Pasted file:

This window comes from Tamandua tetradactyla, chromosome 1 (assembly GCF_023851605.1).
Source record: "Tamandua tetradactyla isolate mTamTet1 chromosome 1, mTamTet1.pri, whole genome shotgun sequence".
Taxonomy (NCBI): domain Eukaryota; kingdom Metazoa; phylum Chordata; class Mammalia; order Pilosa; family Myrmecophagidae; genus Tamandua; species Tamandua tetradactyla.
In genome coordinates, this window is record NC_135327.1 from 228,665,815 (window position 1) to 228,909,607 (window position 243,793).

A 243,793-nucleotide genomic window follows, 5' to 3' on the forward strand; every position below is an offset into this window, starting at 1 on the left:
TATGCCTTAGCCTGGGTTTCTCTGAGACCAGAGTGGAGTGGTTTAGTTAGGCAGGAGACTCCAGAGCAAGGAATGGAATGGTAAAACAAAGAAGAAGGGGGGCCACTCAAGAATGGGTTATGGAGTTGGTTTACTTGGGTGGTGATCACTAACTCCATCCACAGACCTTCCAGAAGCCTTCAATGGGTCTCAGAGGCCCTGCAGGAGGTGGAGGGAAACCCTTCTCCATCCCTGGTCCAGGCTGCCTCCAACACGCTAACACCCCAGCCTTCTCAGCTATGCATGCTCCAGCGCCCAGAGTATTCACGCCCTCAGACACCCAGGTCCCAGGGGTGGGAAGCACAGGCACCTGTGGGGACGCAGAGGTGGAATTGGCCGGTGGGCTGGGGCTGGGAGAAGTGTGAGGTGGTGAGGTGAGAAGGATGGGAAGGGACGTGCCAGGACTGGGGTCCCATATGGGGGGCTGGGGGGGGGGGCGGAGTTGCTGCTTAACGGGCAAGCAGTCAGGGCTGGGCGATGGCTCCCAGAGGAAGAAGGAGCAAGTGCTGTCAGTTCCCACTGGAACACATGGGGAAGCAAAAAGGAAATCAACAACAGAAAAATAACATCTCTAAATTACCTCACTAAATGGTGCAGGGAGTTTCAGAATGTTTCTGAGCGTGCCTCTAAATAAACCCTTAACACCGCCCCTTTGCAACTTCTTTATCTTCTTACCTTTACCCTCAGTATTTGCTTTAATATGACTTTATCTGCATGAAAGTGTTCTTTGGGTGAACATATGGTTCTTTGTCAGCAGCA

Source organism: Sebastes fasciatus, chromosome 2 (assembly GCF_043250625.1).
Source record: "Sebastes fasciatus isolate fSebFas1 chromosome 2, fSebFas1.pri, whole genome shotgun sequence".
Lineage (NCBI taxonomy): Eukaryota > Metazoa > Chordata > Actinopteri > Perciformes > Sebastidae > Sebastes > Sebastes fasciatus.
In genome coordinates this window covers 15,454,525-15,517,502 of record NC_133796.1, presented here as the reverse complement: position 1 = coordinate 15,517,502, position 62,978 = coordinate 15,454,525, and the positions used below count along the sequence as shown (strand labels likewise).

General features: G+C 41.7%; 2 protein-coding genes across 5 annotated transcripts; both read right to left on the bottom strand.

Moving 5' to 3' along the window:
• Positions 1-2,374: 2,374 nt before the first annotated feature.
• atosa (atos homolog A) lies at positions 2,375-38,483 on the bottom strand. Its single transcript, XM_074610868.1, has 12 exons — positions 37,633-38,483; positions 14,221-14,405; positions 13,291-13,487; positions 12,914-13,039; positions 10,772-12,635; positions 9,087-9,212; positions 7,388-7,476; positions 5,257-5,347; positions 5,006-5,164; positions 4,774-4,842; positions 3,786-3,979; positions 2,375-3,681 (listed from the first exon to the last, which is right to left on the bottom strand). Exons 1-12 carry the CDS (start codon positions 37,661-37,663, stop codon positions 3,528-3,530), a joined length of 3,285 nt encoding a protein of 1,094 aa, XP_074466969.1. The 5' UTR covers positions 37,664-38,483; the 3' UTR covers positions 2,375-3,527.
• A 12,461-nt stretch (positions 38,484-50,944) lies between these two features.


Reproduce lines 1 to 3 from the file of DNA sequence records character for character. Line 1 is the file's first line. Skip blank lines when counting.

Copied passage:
This window comes from Tamandua tetradactyla, chromosome 1 (assembly GCF_023851605.1).
Source record: "Tamandua tetradactyla isolate mTamTet1 chromosome 1, mTamTet1.pri, whole genome shotgun sequence".
Taxonomy (NCBI): domain Eukaryota; kingdom Metazoa; phylum Chordata; class Mammalia; order Pilosa; family Myrmecophagidae; genus Tamandua; species Tamandua tetradactyla.